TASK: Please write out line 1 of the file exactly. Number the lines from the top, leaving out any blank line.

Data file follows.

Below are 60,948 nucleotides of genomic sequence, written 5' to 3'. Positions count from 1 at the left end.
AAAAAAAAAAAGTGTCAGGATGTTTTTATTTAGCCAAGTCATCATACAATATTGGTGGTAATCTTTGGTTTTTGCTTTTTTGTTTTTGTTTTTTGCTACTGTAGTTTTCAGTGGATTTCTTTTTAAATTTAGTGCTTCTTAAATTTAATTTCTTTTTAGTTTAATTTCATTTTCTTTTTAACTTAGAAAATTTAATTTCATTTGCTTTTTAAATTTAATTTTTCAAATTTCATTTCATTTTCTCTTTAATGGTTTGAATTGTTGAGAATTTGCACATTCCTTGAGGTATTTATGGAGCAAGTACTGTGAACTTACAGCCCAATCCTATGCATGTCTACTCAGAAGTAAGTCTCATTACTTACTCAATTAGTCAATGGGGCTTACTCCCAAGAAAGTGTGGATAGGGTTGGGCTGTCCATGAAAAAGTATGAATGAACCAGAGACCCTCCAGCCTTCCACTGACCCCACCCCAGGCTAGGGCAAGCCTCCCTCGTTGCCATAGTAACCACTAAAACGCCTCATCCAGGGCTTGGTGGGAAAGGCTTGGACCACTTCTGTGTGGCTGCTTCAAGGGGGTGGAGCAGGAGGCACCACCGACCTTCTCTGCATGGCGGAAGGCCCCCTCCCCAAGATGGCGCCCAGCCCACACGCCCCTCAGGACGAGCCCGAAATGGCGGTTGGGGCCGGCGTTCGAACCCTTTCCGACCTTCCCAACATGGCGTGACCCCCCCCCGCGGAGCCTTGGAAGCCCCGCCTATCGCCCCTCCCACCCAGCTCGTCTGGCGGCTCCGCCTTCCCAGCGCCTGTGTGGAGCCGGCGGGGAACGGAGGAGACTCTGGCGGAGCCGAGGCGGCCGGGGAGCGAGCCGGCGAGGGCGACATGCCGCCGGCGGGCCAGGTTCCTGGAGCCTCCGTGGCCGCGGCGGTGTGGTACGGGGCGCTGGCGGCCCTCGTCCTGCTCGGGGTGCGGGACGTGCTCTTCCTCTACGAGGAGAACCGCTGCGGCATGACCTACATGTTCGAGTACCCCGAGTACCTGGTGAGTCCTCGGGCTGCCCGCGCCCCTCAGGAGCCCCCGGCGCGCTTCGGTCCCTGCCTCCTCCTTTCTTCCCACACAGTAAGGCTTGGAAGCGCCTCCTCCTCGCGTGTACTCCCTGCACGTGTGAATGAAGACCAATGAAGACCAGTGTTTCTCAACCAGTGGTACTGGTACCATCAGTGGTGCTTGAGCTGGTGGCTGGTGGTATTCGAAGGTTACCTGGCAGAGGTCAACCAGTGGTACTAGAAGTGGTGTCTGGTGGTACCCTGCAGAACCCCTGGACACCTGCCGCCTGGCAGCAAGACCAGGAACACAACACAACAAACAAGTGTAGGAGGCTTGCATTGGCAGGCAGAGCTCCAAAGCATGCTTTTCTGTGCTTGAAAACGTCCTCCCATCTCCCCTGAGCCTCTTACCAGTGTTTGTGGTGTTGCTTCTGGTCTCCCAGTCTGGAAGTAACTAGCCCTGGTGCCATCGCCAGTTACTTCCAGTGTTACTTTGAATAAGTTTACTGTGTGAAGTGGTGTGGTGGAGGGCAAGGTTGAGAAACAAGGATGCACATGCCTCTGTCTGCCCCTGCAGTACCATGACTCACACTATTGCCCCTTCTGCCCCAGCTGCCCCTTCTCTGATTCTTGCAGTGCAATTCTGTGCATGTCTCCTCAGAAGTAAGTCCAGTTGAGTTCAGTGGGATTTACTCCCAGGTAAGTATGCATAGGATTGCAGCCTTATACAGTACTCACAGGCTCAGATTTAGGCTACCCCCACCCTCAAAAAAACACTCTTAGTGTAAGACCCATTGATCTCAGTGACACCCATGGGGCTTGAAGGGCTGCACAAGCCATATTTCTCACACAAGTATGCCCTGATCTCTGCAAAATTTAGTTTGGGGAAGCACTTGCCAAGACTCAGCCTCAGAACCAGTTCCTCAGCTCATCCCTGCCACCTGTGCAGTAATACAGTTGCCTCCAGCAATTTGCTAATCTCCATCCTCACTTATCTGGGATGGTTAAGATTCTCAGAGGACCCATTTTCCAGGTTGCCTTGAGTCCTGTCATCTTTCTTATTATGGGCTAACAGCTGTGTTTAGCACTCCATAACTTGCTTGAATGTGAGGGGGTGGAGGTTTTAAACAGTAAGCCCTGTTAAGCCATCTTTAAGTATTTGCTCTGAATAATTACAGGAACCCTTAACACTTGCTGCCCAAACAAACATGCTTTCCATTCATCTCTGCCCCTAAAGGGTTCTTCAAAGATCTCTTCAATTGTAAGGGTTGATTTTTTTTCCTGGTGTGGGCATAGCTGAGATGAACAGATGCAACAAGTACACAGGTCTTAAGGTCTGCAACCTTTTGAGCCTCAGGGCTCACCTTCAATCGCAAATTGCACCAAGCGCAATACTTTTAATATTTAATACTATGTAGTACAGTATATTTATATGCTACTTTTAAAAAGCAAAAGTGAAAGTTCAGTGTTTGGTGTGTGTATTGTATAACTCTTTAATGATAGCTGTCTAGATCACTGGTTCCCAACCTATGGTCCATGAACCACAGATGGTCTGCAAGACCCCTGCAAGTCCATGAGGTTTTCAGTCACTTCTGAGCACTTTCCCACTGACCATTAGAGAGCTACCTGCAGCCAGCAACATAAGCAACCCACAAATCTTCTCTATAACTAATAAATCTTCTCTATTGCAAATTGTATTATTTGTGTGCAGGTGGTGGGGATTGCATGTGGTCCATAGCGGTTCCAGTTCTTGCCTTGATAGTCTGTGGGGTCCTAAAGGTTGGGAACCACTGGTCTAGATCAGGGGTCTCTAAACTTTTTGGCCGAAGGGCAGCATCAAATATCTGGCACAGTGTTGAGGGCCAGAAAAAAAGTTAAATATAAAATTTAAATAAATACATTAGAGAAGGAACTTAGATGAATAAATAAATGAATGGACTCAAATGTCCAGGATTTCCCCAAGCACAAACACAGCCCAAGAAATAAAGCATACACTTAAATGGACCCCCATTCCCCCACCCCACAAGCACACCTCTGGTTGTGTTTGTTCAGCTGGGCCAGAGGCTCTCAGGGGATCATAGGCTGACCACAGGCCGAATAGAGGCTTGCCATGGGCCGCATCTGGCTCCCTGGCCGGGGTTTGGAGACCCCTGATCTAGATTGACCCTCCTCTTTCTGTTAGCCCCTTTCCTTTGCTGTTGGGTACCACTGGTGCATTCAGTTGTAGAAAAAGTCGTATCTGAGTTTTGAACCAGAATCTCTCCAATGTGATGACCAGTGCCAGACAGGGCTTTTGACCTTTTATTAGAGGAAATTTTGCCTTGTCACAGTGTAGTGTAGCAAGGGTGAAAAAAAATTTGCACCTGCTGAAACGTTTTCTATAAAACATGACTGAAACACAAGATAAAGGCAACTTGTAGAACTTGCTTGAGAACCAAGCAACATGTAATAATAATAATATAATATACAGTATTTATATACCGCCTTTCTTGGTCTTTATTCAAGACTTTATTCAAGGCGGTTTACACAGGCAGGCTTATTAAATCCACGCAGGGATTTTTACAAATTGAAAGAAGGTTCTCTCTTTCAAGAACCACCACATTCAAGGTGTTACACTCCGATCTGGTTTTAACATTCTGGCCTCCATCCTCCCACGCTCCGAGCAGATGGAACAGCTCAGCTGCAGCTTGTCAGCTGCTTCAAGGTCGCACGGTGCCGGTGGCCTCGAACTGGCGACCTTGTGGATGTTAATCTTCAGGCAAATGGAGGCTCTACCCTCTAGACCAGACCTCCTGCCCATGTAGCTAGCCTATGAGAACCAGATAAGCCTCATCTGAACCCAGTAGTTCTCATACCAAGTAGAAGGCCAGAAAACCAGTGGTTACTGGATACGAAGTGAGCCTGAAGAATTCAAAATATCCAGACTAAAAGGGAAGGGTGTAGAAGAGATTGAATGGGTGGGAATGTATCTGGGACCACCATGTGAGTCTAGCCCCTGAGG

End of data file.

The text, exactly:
Below are 60,948 nucleotides of genomic sequence, written 5' to 3'. Positions count from 1 at the left end.